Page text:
2011-03-28 @ 15:42 Heiko Behrens responds:

Thank you for the reference, Mícheál.

I fully agree on the long term: As with the desktop mobile web technology eventually will be able to do real time rendering and tight integration with the host system. At the moment though, neither desktop browsers nor their mobile counter parts can even access a webcam or the built-in camera with pure web technology. It will take some time to catch up with native capabilities. And as we go, a significant amount of outdated browsers (such as WP7) ask for compromises.

We'll see what the future holds...

7 March 2011

University of Limerick iPhone app for Diabetes

TiY - Tag It Yourself

Interaction Design Centre - Computer Science and Information Systems Department - University of Limerick - Limerick, Ireland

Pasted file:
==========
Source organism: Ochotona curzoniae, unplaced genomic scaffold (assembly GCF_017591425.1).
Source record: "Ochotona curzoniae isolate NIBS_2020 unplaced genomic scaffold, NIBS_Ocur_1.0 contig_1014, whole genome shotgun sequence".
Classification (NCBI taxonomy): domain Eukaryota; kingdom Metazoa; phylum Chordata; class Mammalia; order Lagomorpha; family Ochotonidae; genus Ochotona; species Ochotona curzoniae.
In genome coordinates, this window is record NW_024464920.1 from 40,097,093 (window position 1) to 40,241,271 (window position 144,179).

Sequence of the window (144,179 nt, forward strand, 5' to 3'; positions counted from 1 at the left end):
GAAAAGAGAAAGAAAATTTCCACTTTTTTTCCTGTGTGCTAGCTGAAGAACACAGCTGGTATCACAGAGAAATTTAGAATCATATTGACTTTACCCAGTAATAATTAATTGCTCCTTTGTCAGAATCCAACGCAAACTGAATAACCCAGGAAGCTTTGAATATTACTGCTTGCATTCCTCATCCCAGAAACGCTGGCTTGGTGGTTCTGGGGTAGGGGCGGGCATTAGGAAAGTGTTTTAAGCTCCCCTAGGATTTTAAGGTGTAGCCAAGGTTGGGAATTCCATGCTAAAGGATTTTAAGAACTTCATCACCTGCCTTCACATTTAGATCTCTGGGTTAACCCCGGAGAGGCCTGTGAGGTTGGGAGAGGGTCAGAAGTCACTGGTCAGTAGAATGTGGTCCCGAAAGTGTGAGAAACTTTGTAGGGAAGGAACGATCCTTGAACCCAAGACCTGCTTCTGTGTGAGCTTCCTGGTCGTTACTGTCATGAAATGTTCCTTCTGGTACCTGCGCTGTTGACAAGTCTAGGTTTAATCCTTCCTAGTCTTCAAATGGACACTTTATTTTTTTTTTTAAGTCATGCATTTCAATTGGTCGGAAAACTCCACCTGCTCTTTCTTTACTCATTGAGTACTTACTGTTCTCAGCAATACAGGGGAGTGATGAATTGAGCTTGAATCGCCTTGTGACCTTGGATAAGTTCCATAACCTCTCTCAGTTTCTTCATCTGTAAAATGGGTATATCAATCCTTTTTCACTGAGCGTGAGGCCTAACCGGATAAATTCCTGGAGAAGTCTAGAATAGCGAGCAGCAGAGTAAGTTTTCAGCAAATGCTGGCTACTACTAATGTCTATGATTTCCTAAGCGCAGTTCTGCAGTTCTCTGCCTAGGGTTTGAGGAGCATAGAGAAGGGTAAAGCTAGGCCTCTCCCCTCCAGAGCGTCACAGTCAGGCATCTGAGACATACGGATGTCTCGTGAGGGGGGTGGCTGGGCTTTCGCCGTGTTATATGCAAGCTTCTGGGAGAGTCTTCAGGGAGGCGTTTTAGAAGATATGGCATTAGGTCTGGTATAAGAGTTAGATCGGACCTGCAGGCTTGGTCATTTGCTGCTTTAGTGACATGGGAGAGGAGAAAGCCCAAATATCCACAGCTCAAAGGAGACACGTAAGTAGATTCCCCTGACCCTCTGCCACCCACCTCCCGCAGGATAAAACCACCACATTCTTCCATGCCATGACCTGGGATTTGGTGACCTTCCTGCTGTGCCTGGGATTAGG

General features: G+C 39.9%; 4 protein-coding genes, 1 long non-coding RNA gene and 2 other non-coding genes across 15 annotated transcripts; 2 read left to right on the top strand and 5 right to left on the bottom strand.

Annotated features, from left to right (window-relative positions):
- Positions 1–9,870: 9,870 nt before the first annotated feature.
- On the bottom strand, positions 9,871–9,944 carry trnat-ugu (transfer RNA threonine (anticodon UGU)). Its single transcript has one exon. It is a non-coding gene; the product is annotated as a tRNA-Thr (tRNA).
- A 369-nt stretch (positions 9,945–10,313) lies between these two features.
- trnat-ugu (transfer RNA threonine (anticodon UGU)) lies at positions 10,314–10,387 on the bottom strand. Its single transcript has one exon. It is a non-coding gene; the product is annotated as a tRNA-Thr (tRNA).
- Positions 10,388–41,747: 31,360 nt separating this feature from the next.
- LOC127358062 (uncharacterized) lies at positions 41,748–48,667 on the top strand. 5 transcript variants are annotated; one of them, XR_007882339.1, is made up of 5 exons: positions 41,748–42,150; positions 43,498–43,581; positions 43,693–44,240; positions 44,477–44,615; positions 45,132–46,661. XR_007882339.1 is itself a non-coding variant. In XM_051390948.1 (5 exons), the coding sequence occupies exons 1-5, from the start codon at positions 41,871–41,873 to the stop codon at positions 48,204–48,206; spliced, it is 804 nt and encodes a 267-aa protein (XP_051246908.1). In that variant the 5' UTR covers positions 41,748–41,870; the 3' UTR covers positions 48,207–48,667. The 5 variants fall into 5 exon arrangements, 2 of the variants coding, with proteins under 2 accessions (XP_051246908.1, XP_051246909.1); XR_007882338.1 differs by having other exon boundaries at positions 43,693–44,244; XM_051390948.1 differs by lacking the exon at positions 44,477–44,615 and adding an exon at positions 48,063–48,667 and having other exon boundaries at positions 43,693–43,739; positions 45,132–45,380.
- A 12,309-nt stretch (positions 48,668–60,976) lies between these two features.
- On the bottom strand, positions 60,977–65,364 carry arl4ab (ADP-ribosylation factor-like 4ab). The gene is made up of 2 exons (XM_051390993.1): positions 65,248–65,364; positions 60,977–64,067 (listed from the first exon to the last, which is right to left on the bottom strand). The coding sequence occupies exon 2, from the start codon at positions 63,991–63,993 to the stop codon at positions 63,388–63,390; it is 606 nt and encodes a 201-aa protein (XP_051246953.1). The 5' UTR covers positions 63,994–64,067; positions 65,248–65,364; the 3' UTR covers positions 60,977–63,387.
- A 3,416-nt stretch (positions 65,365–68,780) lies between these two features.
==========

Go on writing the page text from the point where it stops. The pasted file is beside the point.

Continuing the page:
Tag-it-Yourself™ is a journaling platform that supports the personalization of self-monitoring practices in diabetes. TiY is developed at the Interaction Design Centre (www.idc.ul.ie) and is part of a broader research project called FutureCOMM, which is funded by HEA Ireland under the 4th PRTLI program.

The TSSG led the FutureComm project, and UL's IDC were partners. This is a very interesting output of the research programme. Now allI have to do is persuade them to migrate to Feedhenry to allow it work across multiple devices sucha s Android, Blackerry and Nokia WRT as well as iPhone.

4 March 2011

Security is a big issue in mobile apps

Mobile Apps Insecure? - Bank Technology News Article (free subscription required to read article).

As we are discovering in FeedHenry, the security of mobile apps is a big issue, especially in vertical market segments such as finance and healthcare where there is a risk that sensitive data may need to stored temporarily be on the mobile device.

FeedHenry are enabling platform security features to give enterprises the confidence to develop secure solutions in these vertical market segments. These features cover both server side and client side security issues, including encryption.

Posted by mofoghlu at 1:21 PM | Security

10 February 2011

Native Apps versus HTML5 - good TechCrunch article